“After telling me to turn down my amplifier, which I happily did, community officers threatened me with a £2,500 fine and with having my instruments confiscated.

“I started to cry as my instruments were my livelihood.”

But Cllr Abdul Hai, Camden cabinet member for community safety, said the plans were justified.

He said: “We believe that all forms of street entertainment are an important part of the musical and cultural heritage of the borough.

“However, in recent months we have received an escalating number of complaints from local residents regarding disruptive busking activity, particularly where amplification is used in residential areas.

“When we did our consultation the vast majority of our residents supported the draft policy.”

A vote on the suggested proposals is expected at the full council meeting on November 11.

Stop The Press! Kazoos In Camden

Stop The Press! Kazoos In Camden

Press Coverage of CKO Debut Protest in CAMDEN NEW JOURNAL

Published: 17 October, 2013 by PAVAN AMARA

COMEDIAN and political activist Mark Thomas joined pro-busking campaigners in Camden Town for a kazoo-playing protest on Monday.

Mr Thomas, best known for his Channel 4 show Mark Thomas Comedy Project, described Camden Council proposals for stricter busking rules as “draconian” and a kind of “social cleansing”.

He was joined by 60 people at the protest by the Citizens’ Kazoo Orchestra following a petition that has attracted nearly 3,000 signatures.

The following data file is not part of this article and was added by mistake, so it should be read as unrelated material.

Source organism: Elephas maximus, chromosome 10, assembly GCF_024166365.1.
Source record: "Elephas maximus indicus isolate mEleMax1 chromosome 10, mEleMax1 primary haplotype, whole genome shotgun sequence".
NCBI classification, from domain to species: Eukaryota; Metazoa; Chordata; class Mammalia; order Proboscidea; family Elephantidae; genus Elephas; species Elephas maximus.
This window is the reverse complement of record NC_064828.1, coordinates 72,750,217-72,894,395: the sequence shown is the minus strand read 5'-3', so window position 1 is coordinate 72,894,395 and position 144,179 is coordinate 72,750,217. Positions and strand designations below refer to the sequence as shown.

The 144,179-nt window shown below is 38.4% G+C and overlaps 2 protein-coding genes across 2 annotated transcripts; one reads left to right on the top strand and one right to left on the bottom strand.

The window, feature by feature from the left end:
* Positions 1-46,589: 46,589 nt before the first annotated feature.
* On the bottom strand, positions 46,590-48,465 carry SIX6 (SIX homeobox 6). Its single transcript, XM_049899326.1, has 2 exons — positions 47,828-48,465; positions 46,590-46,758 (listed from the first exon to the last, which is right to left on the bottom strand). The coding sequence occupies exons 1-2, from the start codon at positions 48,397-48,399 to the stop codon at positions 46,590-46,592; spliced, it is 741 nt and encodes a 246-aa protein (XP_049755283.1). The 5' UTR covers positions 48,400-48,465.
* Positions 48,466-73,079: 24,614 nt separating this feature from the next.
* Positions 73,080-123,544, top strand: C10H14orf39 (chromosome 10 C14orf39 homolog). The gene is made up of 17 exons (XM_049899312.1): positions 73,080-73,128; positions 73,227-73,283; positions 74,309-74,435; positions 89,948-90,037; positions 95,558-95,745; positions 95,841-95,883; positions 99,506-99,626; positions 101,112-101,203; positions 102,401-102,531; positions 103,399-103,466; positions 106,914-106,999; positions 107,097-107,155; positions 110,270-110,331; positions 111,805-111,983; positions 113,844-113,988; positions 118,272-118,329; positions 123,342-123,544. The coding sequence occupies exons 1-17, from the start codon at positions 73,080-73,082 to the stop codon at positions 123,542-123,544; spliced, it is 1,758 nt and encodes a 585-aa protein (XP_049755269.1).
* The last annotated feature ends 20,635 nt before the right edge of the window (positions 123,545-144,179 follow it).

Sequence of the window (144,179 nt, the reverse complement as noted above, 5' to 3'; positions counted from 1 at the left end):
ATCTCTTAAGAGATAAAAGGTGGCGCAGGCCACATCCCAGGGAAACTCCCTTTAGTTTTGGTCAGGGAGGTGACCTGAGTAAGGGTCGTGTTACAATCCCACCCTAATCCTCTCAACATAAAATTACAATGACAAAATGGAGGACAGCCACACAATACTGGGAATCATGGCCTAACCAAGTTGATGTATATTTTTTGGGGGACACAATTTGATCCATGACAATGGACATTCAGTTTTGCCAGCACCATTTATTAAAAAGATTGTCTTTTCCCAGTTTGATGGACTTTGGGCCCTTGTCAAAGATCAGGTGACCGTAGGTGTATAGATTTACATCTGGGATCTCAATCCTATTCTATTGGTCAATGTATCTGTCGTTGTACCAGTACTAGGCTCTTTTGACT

Under plans for new busking licences, which are in the consultation survey stage, wind and percussion instruments would be banned along with amplifiers.

Mr Thomas told the New Journal: “Busking is part of the fixtures and fittings of any city’s life. It is part of the creative eco-system.

At heart it is a wonderfully democratic form.

“The council might call this a licence but it is a tax, a tax on spontaneity, creativity and the ethos of having a go. Measures brought in against those without a ‘licence’ are draconian and bullying. It is a pleasure to support the fight against the council’s misconceived social cleansing.”

Jonny Walker, a Camden Town busker who organised the protest and petition, said: “It was a carnival atmosphere. People were passing by, picking up a kazoo and joining in.”

Kazoo-blowing protesters played Star Wars’ Death March, The Dam Busters theme tune,Always Look on the Bright Side of Life and The Beatles’ All You Need Is Love.

Philippa Morgan-Walker, director of the Association of Street Artists and Performers, said buskers had been a part of Camden for hundreds of years, and was an “ancient form of Englishness”.

She added: “Part of our distinctive national character is having the right to speak and sing in the street. If we stamp down on busking, we are stamping down on Britishness.”

Mike Collins, who travelled from Yorkshire to the Camden protest, added: “Camden is a centre for musicians, yet the council is coming down harder on musicians than any other local authority.

“Many of us have come from the north and areas outside of London because we want to show solidarity to our fellow buskers.”

Lib Dem councillor Chris Naylor said: “What I hope is that the council agrees a policy that works for solo buskers, playing on their own without amplification – and keeps out the big boys, and gives residents a bit of peace.”